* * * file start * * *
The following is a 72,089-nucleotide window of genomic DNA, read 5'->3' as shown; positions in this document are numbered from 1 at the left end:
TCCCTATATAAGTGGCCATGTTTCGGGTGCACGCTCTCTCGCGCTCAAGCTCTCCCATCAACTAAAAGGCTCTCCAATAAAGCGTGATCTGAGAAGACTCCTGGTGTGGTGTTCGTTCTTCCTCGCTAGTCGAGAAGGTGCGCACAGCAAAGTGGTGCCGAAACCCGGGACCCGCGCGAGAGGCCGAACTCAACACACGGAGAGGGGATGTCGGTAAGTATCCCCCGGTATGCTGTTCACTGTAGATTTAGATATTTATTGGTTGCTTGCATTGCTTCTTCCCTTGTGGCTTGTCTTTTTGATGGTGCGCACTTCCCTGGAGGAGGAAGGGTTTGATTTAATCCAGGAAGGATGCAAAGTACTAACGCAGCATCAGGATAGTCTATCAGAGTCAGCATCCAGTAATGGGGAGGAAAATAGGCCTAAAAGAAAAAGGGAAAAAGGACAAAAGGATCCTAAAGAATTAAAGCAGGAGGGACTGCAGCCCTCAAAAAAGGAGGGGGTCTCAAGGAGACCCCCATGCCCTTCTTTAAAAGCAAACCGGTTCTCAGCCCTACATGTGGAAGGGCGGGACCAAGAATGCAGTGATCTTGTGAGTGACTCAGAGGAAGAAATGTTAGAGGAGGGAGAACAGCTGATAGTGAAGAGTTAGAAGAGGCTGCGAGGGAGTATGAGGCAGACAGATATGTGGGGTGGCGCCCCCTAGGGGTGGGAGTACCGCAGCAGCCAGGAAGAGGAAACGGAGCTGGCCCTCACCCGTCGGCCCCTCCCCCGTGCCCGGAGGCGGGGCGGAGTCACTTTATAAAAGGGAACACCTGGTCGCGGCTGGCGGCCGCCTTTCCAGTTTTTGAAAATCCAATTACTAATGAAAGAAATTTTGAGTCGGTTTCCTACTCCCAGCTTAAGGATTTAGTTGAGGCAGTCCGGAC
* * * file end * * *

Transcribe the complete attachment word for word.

The following is a 72,089-nucleotide window of genomic DNA, read 5'->3' as shown; positions in this document are numbered from 1 at the left end:
TCCCTATATAAGTGGCCATGTTTCGGGTGCACGCTCTCTCGCGCTCAAGCTCTCCCATCAACTAAAAGGCTCTCCAATAAAGCGTGATCTGAGAAGACTCCTGGTGTGGTGTTCGTTCTTCCTCGCTAGTCGAGAAGGTGCGCACAGCAAAGTGGTGCCGAAACCCGGGACCCGCGCGAGAGGCCGAACTCAACACACGGAGAGGGGATGTCGGTAAGTATCCCCCGGTATGCTGTTCACTGTAGATTTAGATATTTATTGGTTGCTTGCATTGCTTCTTCCCTTGTGGCTTGTCTTTTTGATGGTGCGCACTTCCCTGGAGGAGGAAGGGTTTGATTTAATCCAGGAAGGATGCAAAGTACTAACGCAGCATCAGGATAGTCTATCAGAGTCAGCATCCAGTAATGGGGAGGAAAATAGGCCTAAAAGAAAAAGGGAAAAAGGACAAAAGGATCCTAAAGAATTAAAGCAGGAGGGACTGCAGCCCTCAAAAAAGGAGGGGGTCTCAAGGAGACCCCCATGCCCTTCTTTAAAAGCAAACCGGTTCTCAGCCCTACATGTGGAAGGGCGGGACCAAGAATGCAGTGATCTTGTGAGTGACTCAGAGGAAGAAATGTTAGAGGAGGGAGAACAGCTGATAGTGAAGAGTTAGAAGAGGCTGCGAGGGAGTATGAGGCAGACAGATATGTGGGGTGGCGCCCCCTAGGGGTGGGAGTACCGCAGCAGCCAGGAAGAGGAAACGGAGCTGGCCCTCACCCGTCGGCCCCTCCCCCGTGCCCGGAGGCGGGGCGGAGTCACTTTATAAAAGGGAACACCTGGTCGCGGCTGGCGGCCGCCTTTCCAGTTTTTGAAAATCCAATTACTAATGAAAGAAATTTTGAGTCGGTTTCCTACTCCCAGCTTAAGGATTTAGTTGAGGCAGTCCGGAC